The Bob Edwards Lecture: The first cleavage division in human embryos – Professor Geraldine Hartshorne, University of Warwick and Centre for Reproductive Medicine, UHCW NHS Trust, UK
By the end of the lecture, the audience will know that:
• First mitosis is longer than subsequent mitoses.
• Problems at first cleavage are not female age-related.
• Different nuclear configurations in one or both cells at 2c stage are compatible with live birth.
• Eggs and embryos unsuitable for use in treatment can be informative in research with results similar to fresh eggs.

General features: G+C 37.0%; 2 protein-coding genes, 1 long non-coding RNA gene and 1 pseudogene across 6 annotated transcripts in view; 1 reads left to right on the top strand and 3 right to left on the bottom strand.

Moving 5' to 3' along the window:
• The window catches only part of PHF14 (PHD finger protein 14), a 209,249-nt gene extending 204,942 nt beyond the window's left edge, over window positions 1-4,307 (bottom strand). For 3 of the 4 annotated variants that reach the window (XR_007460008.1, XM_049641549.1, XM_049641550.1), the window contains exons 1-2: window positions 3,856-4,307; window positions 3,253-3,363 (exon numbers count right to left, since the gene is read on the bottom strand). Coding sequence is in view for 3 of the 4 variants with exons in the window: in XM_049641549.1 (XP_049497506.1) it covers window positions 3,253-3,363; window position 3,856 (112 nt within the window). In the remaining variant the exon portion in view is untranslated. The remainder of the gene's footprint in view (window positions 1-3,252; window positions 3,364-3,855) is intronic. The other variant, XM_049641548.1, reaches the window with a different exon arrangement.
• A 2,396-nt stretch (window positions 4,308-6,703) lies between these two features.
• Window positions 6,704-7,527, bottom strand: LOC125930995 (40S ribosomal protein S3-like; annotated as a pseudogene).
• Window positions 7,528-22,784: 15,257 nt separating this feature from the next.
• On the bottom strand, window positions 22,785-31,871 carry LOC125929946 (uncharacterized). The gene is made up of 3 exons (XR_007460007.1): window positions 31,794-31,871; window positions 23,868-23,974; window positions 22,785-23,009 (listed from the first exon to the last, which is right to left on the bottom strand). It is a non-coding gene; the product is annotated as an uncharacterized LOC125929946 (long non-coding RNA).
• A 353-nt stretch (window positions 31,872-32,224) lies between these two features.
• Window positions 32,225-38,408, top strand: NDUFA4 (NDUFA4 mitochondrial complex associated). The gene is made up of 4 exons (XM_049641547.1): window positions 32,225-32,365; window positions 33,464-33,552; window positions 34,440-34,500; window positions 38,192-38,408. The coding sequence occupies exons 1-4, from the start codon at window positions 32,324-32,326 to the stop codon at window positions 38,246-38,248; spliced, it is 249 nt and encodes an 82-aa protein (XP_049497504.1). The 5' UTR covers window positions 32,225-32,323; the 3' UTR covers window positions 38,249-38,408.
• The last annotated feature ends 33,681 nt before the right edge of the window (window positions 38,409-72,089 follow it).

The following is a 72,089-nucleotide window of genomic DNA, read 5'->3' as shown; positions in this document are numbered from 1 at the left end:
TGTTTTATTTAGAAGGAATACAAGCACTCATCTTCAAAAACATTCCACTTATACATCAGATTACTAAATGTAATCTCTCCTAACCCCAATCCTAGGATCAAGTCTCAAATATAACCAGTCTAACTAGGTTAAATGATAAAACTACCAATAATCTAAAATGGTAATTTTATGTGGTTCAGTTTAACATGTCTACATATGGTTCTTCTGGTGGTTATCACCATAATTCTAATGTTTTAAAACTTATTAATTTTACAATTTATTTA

Following a BSc in Biochemistry and Pharmacology at Leeds, Professor Geraldine Hartshorne studied her PhD under Bob Edwards at Cambridge. She then remained at Bourn Hall for three years, as Research Fellow at Darwin College and Assistant Editor of Human Reproduction. She moved to establish micromanipulation and cryopreservation at the Oxford IVF unit, continuing research as McIlrath Research Fellow at St Hilda’s College. After three years, she moved to Warwick as one of the first posts heralding the formation of Warwick Medical School. Her research focuses on human fetal oogenesis and topics relevant to clinical embryology. She is Scientific Director of the Centre for Reproductive Medicine as Person Responsible for research, driving new developments and research clinics. She led clinical embryology recognition through Fellowship of the Royal College of Pathologists, and is external examiner for two MSc programmes. She has supervised multiple PhDs and MDs. She is a principal fellow of the Higher Education Academy, a partner to the Health and Care Professions Council, and Head of Clinical Faculty at Warwick Medical School. She has advised several organisations including Department of Health, EU and HFEA. She is an associate editor of three journals. She has 73 publications and H index of 26.